Here’s a timeline of how I felt about Adam West’s Batman through the years:
Age 8: Batman, cool!
Age 12: Batman’s better when he’s dark and Joker kills people all the time.
Age 15: Adam West’s Batman hurts the general impression of comics, more people should know Batman is a creature of the night. And Joker kills people.
Age 18: Comics, what? I don’t read comic books. Who told you that?
Age 25: The Adam West Batman is great, if only it wasn’t supposed to be Batman, because Batman should always be a creature of the night.
Age 34: Adam West is a genius. Life is hard enough without Batman bumming me out.
The Batman mythos these days takes itself so very, very seriously, but the older I get the more patently absurd the entire concept looks, the more OK with that I am, and the less interested I become in brooding darkness, which looked so much more appealing when I was a pampered kid longing to be a grown up so I could be sad and look cool.
There’s long been a sensibility among comics enthusiasts that the adaptations in other media fail to retain the weight of the books.The old Batman show might have failed to treat it’s source material with an ocean of respect, but DC comics of the period are not exactly great literature. Comic books can certainly be a glorious, viable art form, but panels like the one above certainly make them hard to defend unless you just toss your hands in the air and say “Allright, what the hell?”
The idea for creating a prime time Batman show in the sixties began with the news that The Playboy Club had been screening the 40’s movie serials late on Saturdays to great success, with everyone in attendance getting into the corny action and having fun. The idea began to germinate- if this spirit could be captured again, it could be a hit with kids and adults alike, if the jokes were just sly enough that kids didn’t know they were jokes but adults would get a kick. And, largely thanks to Adam West, they were. He elevated goofy earnestness to the level of absolute genius.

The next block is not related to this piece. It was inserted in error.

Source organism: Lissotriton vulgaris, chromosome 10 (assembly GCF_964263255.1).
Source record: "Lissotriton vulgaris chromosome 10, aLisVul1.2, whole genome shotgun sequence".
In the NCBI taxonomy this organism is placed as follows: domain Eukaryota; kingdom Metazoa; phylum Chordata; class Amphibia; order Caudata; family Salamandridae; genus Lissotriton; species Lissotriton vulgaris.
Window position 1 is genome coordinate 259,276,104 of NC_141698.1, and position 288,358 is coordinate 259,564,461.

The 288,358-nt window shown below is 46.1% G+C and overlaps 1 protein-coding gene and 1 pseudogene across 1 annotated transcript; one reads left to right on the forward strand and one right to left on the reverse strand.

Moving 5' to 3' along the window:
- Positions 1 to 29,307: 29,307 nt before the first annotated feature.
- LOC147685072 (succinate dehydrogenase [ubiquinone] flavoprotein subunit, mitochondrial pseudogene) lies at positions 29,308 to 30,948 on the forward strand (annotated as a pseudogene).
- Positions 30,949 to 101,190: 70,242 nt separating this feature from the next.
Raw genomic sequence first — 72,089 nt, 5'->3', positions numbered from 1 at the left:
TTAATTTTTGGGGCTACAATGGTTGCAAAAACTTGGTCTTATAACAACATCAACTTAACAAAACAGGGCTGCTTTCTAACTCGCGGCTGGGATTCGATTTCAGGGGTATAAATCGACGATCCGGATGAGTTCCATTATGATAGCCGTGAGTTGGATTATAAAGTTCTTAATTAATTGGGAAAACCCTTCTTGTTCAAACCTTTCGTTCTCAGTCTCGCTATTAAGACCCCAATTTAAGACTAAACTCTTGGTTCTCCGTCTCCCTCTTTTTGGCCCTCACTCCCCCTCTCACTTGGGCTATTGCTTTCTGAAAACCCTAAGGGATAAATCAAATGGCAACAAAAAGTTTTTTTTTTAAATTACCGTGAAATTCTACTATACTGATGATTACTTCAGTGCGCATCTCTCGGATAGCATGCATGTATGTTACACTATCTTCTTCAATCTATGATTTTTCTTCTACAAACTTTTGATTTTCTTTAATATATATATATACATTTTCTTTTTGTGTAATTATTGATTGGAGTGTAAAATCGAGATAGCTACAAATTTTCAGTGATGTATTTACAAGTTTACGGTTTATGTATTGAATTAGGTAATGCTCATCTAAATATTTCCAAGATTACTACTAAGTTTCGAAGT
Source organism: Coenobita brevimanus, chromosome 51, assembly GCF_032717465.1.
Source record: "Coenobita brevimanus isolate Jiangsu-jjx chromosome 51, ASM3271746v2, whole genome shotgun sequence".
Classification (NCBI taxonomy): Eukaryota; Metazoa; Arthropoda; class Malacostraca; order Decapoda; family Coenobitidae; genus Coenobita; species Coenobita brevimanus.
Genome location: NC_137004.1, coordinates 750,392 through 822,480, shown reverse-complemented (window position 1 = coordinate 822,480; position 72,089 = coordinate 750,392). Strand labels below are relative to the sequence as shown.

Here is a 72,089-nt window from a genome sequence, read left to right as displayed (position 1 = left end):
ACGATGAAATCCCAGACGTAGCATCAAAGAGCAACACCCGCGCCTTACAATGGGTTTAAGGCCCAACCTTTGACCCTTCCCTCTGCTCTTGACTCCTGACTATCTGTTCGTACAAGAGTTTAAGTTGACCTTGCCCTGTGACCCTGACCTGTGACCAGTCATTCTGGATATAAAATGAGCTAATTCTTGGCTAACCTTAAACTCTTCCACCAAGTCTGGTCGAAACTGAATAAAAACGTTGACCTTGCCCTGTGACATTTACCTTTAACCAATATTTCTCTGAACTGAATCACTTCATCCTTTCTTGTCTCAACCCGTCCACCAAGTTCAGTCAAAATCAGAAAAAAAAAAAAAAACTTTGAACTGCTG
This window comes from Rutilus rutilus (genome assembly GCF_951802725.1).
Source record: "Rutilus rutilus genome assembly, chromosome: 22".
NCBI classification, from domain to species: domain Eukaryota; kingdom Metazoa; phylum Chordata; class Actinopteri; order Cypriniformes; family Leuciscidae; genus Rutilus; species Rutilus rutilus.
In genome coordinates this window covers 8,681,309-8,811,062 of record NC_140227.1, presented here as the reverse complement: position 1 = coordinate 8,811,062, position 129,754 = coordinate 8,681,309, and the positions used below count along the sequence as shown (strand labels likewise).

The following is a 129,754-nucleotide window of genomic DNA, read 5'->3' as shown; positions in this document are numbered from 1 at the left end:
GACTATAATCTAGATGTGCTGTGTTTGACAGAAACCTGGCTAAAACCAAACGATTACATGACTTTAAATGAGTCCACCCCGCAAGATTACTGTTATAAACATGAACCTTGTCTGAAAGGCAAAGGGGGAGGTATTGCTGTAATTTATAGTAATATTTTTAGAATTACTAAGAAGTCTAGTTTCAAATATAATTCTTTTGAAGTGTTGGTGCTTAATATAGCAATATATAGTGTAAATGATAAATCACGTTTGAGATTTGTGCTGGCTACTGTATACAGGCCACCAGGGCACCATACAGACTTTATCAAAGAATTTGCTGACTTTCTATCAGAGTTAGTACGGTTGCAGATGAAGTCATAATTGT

Even after the show, Adam West continued to appear as Batman at car shows and conventions around the country, even though he was contractually no longer allowed to wear the full costume. This resulted in scenes of an aging and somewhat portlier man wearing the hood along with a casual tracksuit on localized UHF late night shows and televised wrestling events, babbling about bat-fans and weather control devices well into the 80’s. Batman here (I don’t even feel like he should be referred to as “Adam West,” when he’s this far in character) displays such a disconnect with even what passes for reality in these environments that you wonder if he’s high or crazy or both. The answer is simple.
He Is Batman.
Today, Adam West is enjoying a resurgence. Warner Brothers, who now owns DC, made the necessary deals to get the rights to Adam West Batman paraphernalia. This summer, toys, shirts, bedsheets, bottle openers, plus size costumes and what have you will be available, adorned the sixties Batman’s zany face. And today’s fans, spoiled by a pop cultural universe that revolves around the comic book culture that takes itself so seriously, have finally fully embraced Mr.West. It was about time.